Table of ContentsDefinition / general | Essential features | Pathophysiology | Etiology | Case reports | Gross description | Microscopic (histologic) description | Microscopic (histologic) images | Positive stains | Negative stains | Differential diagnosis | Board review style question #1 | Board review answer #1
Cite this page: Garg S. Chorangiosis. PathologyOutlines.com website. https://www.pathologyoutlines.com/topic/placentachorangiosis.html. Accessed June 1st, 2020.
Definition / general
- Altshuler criteria: More than 10 capillaries in at least 10 terminal villi in 10 or more noninfarcted areas in at least 3 low power fields of the placenta (Arch Pathol Lab Med 1984;108:71); normal villi rarely have > 5 capillaries/villous
- Capillary hyperplasia is due to chronic placental hypoperfusion or low grade tissue hypoxemia (Gynecol Obstet Invest 2012;73:141)
- May be seen in pre-eclampsia, diabetes mellitus, placentomegaly, high altitudes, drugs and urinary tract infections
- Associated with neonatal morbidity / mortality
- Chorangiosis is a vascular hyperplastic process of the terminal chorionic villi, resulting from longstanding low grade hypoxia in the placental tissue (Congenit Anom (Kyoto) 2009;49:71)
- Alterations of the terminal villus lead to an abnormal growth of fibrous and vascular tissues, with an increased number of capillaries in placental areas
- Higher incidence in maternal pathological conditions such as preeclampsia, diabetes mellitus, drug ingestion and urinary tract infections
- Incidence is higher in women living at high altitudes, in maternal anemia and in women who smoke (J Pregnancy 2014;2014:193925)
- Also associated with placental alterations such as single umbilical artery, placental abruption, amnion nodosum, villitis and umbilical cord anomalies
- Complications include major fetal congenital anomalies or low Apgar index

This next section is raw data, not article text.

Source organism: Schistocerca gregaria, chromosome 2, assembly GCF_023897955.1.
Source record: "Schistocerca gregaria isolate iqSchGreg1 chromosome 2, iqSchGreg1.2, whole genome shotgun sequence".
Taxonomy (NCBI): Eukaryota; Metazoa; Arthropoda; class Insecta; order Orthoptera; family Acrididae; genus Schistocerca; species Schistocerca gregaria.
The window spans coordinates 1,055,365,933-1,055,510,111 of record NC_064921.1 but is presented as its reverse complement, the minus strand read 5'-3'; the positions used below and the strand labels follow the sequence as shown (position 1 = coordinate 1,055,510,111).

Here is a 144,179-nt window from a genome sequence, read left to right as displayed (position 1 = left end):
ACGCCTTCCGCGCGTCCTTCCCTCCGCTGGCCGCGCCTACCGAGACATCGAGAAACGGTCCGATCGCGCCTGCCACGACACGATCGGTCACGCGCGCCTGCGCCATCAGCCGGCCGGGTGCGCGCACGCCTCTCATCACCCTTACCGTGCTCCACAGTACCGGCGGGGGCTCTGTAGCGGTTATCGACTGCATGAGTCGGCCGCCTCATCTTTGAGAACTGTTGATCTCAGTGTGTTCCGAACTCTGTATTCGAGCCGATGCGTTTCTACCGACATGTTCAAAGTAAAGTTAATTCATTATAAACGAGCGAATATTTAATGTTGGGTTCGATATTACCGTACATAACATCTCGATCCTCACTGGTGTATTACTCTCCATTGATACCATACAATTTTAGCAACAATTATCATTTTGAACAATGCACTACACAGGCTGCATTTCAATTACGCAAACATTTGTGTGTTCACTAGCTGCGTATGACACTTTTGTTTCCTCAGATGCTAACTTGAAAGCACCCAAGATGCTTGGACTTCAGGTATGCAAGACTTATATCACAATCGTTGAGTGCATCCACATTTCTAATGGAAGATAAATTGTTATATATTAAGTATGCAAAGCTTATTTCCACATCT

- No distinct gross abnormalities
- Other placental findings may include: single umbilical artery and other umbilical cord anomalies, retroplacental hematoma (abruptio placentae) and placenta previa
Microscopic (histologic) description
- More than 10 capillaries in more than 10 terminal villi in at least 10 different noninfarcted areas in 3 low power fields of the placenta
- Capillaries have distinct basement membranes but are not surrounded by a continuous layer of pericytes or associated with stromal fibrosis
- May be associated with other features of villous dysmaturity, chorangioma, amnion nodosum, chronic villitis and fetal thrombotic vasculopathy (FTV)
- Must distinguish from congestion (vessels appear prominent but are normal in number) and tissue ischemia (has shrunken devitalized villi)
Microscopic (histologic) images
- Chorangioma: nodular lesion composed entirely of capillary vascular channels with surrounding trophoblasts; analogous to hemangiomas occurring elsewhere
- Chorangiomatosis: heterogeneous and less well defined lesion with intermediate features between chorangioma and chorangiosis
- Hyperplastic capillaries surround larger vessels in central cores of stem villi
- Increased number of perivascular bundles of reticulin fibers and pericytes
- Smooth mucle actin positive in pericytes
- Congestion: prominent capillaries in the villi but there is no numerical increase in the number of capillaries
Board review style question #1
Which of the following is true?
- Chorangiosis is also known as hemangioma of the placenta.
- Chorangiosis is always seen in women with diabetes mellitus, while chorangiomatosis is always seen in women with pre-eclampsia.
- In chorangiosis, each capillary shows a distinct basement membrane but there is no increase in perivascular pericytes or reticulin bundles.
- All of the above.
Board review answer #1
C. In chorangiosis each capillary shows a distinct basement membrane but there is no increase in perivascular pericytes or reticulin bundles. Answer A is false because chorangioma, not chorangiosis, is known as hemangioma of the placenta. B is false because diabetes mellitus is associated with, but not always seen with chorangiosis.